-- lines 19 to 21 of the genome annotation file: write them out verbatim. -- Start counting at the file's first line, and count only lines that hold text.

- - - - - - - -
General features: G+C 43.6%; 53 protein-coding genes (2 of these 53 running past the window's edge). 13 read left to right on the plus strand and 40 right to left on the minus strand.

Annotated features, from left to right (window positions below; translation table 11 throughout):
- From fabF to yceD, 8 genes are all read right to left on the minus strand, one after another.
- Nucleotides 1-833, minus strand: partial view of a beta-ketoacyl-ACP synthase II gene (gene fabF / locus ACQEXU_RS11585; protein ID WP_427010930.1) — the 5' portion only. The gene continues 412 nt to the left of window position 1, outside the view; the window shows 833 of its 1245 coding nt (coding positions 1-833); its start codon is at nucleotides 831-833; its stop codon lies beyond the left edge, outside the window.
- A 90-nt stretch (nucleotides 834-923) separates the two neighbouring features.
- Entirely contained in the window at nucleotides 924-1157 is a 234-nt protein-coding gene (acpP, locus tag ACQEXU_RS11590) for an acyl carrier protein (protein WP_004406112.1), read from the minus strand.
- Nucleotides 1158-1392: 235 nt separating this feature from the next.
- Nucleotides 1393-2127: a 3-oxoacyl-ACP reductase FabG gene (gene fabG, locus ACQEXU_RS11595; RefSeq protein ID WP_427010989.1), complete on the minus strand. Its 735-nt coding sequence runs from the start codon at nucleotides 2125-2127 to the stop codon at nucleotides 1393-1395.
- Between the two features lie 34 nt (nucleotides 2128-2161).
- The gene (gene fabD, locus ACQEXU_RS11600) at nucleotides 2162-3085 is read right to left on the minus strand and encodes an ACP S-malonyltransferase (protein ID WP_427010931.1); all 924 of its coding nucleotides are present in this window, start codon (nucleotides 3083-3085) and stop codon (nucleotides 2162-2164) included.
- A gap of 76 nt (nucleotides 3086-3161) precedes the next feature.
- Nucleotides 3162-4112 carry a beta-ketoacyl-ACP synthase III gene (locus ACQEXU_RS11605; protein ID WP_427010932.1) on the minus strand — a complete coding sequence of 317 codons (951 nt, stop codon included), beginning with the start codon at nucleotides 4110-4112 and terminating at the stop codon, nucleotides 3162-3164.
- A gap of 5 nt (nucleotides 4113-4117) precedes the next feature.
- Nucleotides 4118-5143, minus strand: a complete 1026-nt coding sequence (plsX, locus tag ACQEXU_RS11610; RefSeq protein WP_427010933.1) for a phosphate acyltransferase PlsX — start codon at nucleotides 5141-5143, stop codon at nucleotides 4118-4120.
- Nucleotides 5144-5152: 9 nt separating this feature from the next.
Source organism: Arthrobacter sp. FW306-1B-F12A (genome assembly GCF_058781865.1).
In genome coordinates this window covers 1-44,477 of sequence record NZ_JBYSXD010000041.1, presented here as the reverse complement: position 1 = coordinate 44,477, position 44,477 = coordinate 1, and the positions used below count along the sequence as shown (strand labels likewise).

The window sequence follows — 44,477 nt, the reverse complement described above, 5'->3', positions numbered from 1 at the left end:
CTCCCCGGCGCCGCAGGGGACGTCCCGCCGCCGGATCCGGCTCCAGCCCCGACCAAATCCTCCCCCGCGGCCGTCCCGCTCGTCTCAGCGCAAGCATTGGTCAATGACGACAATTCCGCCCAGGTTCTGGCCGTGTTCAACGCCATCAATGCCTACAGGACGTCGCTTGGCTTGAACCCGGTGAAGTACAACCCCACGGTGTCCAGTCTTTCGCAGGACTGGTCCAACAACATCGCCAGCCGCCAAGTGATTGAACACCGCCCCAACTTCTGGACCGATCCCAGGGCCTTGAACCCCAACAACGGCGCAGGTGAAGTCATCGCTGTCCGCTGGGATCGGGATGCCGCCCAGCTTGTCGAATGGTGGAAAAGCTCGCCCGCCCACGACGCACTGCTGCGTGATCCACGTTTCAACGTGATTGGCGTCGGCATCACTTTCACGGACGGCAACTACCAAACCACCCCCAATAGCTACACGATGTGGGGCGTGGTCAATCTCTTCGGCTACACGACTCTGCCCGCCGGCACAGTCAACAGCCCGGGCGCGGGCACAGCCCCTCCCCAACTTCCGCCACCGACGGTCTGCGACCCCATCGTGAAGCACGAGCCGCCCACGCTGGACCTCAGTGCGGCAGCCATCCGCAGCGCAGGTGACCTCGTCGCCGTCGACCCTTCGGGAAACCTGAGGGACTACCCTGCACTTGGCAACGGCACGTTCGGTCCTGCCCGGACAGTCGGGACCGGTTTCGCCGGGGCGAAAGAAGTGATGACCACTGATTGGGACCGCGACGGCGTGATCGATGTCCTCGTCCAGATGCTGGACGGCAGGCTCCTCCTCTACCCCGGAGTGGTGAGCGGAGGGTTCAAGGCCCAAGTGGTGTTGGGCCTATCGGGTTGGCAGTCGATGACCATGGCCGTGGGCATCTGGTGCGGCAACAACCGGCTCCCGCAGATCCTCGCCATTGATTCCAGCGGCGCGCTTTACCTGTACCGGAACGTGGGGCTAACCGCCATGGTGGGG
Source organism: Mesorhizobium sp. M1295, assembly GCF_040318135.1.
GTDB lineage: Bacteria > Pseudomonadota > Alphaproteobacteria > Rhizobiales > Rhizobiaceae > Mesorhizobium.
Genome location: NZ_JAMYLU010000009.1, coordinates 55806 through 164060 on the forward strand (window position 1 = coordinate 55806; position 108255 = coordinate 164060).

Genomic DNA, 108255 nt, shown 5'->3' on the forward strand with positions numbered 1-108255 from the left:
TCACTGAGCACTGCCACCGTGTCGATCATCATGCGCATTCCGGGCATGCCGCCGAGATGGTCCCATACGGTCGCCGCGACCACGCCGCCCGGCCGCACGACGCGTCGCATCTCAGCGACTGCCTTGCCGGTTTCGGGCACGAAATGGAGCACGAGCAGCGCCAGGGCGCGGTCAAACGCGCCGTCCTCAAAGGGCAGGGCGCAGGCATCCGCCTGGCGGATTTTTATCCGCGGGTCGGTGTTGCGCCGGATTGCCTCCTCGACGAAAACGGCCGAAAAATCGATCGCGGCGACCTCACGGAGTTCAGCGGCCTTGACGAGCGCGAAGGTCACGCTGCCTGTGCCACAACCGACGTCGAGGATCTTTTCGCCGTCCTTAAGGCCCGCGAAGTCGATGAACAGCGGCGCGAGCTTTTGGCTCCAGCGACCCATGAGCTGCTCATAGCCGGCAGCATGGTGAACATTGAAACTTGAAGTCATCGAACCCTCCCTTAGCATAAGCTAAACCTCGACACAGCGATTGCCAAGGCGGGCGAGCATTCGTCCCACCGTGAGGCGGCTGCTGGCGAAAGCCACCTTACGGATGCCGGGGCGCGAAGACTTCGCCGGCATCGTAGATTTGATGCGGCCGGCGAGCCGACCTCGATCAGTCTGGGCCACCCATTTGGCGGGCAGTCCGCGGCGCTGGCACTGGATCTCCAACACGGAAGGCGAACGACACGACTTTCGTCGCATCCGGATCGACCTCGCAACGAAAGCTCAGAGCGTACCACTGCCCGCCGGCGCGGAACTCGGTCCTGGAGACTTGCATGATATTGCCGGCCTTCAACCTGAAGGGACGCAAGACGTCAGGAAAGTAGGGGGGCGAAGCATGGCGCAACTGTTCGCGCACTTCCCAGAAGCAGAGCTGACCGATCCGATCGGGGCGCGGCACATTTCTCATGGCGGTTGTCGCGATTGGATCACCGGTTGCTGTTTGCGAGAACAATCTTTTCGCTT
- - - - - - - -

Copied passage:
CTCCCCGGCGCCGCAGGGGACGTCCCGCCGCCGGATCCGGCTCCAGCCCCGACCAAATCCTCCCCCGCGGCCGTCCCGCTCGTCTCAGCGCAAGCATTGGTCAATGACGACAATTCCGCCCAGGTTCTGGCCGTGTTCAACGCCATCAATGCCTACAGGACGTCGCTTGGCTTGAACCCGGTGAAGTACAACCCCACGGTGTCCAGTCTTTCGCAGGACTGGTCCAACAACATCGCCAGCCGCCAAGTGATTGAACACCGCCCCAACTTCTGGACCGATCCCAGGGCCTTGAACCCCAACAACGGCGCAGGTGAAGTCATCGCTGTCCGCTGGGATCGGGATGCCGCCCAGCTTGTCGAATGGTGGAAAAGCTCGCCCGCCCACGACGCACTGCTGCGTGATCCACGTTTCAACGTGATTGGCGTCGGCATCACTTTCACGGACGGCAACTACCAAACCACCCCCAATAGCTACACGATGTGGGGCGTGGTCAATCTCTTCGGCTACACGACTCTGCCCGCCGGCACAGTCAACAGCCCGGGCGCGGGCACAGCCCCTCCCCAACTTCCGCCACCGACGGTCTGCGACCCCATCGTGAAGCACGAGCCGCCCACGCTGGACCTCAGTGCGGCAGCCATCCGCAGCGCAGGTGACCTCGTCGCCGTCGACCCTTCGGGAAACCTGAGGGACTACCCTGCACTTGGCAACGGCACGTTCGGTCCTGCCCGGACAGTCGGGACCGGTTTCGCCGGGGCGAAAGAAGTGATGACCACTGATTGGGACCGCGACGGCGTGATCGATGTCCTCGTCCAGATGCTGGACGGCAGGCTCCTCCTCTACCCCGGAGTGGTGAGCGGAGGGTTCAAGGCCCAAGTGGTGTTGGGCCTATCGGGTTGGCAGTCGATGACCATGGCCGTGGGCATCTGGTGCGGCAACAACCGGCTCCCGCAGATCCTCGCCATTGATTCCAGCGGCGCGCTTTACCTGTACCGGAACGTGGGGCTAACCGCCATGGTGGGG
Source organism: Mesorhizobium sp. M1295, assembly GCF_040318135.1.
GTDB lineage: Bacteria > Pseudomonadota > Alphaproteobacteria > Rhizobiales > Rhizobiaceae > Mesorhizobium.